The cut-off for getting admission in BA Economics (Hons) at Delhi University’s Shri Ram College of Commerce is an astounding 100.75%. The irrational cut-off has left even students in the 97-98% percent bracket high and dry. The absurdity of cut-offs in Delhi University might be an exception, but in general, cut-offs have been heading north for quite some time and for quite a few programmes.
Each year, Careers360 gets thousands of anxious parents trying to figure out the right course or college for their wards. To ease the process, we put together a set of questions that most students seek answers to, and asked experts to answer them.
During the admission, most of the student queries fall under two categories. The first set of questions is: I got admission here? Is it worth it? Is there a scope for me? The second set is: I did not get admission here. What should I do now? We have attempted to deal with both the questions in the subsequent pages. But there is a set of issues that students must be aware of.
Seats are not a concern
Thanks to the diverse admission process and schedules, each institutions also makes it a point to inform the student that seats are extremely limited. The obscene cut-offs by some colleges do add to the myth. What is true is the fact that while the number of seats in select elite institutions in Delhi like SRCC, St. Stephens etc. have remained constant, the number of aspirants have been consistently going up. Hence the cut-offs too have hit stratospheric sphere.
But the overall seats scenario is not bad at all. Nearly 8.2 million students sit for 10+2 exams. With the pass percentage varying from 55% to 93% for different boards, one would assume a 70% pass rate. So about 6 million-plus students seek higher education each year. Engineering as a domain alone provides over 2 million seats each year.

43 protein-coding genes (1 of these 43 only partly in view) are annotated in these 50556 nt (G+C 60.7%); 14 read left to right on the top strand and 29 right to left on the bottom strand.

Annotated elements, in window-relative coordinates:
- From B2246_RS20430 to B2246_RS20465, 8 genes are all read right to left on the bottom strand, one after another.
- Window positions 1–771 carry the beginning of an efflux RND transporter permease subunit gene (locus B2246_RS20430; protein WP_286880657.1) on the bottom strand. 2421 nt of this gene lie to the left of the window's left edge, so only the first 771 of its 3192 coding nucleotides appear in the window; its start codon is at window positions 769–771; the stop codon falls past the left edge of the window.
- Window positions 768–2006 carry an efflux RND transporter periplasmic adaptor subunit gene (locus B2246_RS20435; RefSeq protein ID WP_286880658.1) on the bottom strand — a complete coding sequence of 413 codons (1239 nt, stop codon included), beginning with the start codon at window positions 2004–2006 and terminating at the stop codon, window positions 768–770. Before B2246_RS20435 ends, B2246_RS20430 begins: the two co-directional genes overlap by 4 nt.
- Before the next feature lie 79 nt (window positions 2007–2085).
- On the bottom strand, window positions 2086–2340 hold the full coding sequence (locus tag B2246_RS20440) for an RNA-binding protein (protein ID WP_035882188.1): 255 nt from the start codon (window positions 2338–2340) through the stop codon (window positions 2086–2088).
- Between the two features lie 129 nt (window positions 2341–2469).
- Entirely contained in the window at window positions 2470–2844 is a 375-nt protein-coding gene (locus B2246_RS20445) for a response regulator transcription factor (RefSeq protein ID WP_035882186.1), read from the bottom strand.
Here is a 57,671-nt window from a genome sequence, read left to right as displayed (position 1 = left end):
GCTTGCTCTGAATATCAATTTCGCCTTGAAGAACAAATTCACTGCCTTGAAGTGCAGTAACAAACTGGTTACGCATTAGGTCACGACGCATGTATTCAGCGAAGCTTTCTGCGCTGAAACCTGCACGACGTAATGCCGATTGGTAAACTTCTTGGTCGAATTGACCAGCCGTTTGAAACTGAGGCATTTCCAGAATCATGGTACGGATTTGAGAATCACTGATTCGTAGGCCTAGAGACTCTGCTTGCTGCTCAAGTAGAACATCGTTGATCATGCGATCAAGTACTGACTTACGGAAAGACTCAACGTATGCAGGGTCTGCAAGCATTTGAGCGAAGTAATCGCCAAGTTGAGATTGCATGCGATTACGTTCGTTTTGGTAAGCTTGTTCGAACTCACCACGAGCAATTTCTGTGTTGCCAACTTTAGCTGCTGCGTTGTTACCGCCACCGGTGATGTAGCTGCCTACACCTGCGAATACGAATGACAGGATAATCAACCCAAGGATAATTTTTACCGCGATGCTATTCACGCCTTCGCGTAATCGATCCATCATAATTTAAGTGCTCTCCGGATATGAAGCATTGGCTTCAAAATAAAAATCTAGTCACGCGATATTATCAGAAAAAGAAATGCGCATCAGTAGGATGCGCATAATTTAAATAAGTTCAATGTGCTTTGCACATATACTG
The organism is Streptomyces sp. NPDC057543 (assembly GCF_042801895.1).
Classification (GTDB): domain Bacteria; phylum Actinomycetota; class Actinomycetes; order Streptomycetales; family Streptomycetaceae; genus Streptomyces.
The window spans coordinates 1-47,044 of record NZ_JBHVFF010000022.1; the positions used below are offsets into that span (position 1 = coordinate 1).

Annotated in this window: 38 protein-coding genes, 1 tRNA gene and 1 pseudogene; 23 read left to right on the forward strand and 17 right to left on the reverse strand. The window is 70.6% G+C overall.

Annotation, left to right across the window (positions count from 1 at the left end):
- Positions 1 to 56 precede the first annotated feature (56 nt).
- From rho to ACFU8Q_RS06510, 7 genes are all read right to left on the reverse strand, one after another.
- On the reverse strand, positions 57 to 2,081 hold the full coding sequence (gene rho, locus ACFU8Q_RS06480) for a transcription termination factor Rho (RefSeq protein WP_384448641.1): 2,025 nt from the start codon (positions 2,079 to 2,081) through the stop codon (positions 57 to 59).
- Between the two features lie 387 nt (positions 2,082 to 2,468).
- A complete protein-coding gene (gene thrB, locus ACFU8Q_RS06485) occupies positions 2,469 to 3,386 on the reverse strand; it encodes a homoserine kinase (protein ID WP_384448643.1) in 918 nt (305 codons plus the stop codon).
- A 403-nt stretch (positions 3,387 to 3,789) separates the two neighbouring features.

Medical is woefully inadequate at about 0.05 million. With over 35,000 colleges, the Arts and Science streams offer another 3.5 million seats. The 250-odd private universities offer about 0.5 million seats. Other professional courses will offer another 0.5 million seats. In all we will have about 6 million.
So at the macro level, each student does have an opportunity to pursue a course. However, the difficulty lies in pursuing a course of one’s choice at the college that he or she prefers. It is indeed a difficult choice.
St, Stephen’s College
Delhi University has not kept pace with growth in the student populations. We have not opened up new colleges. As the number of aspirants rise, cut-offs are bound to go up
Is there a winning course?
My daughter, wanted to do MBBS. Unfortunately, she could not qualify. Now she is looking for alternatives. What is the best course that will give her a good career? One of the parents asked our counsellors. What is the scope for this course? Will my son get a good job with nice pay? These are some of the variants of the same questions lobbed at us. All of them are valid, and considering the fact that the cost of education is so high, with some courses costing over 20 lakhs rupees to complete, return on investment is very high on the agenda of the parents.
But barring a few professional courses, it is impossible to predict and comment upon the value or scope of any course. Especially when the course is from pure sciences and humanities. For that matter, defining the scope of a professional degree like Engineering is getting difficult. With the advent of IT Services industry (which incidentally is the largest employer), engineers from all branches, even exotic branches like Metallurgy or Robotics, could end up being code writers at Infosys or TCS.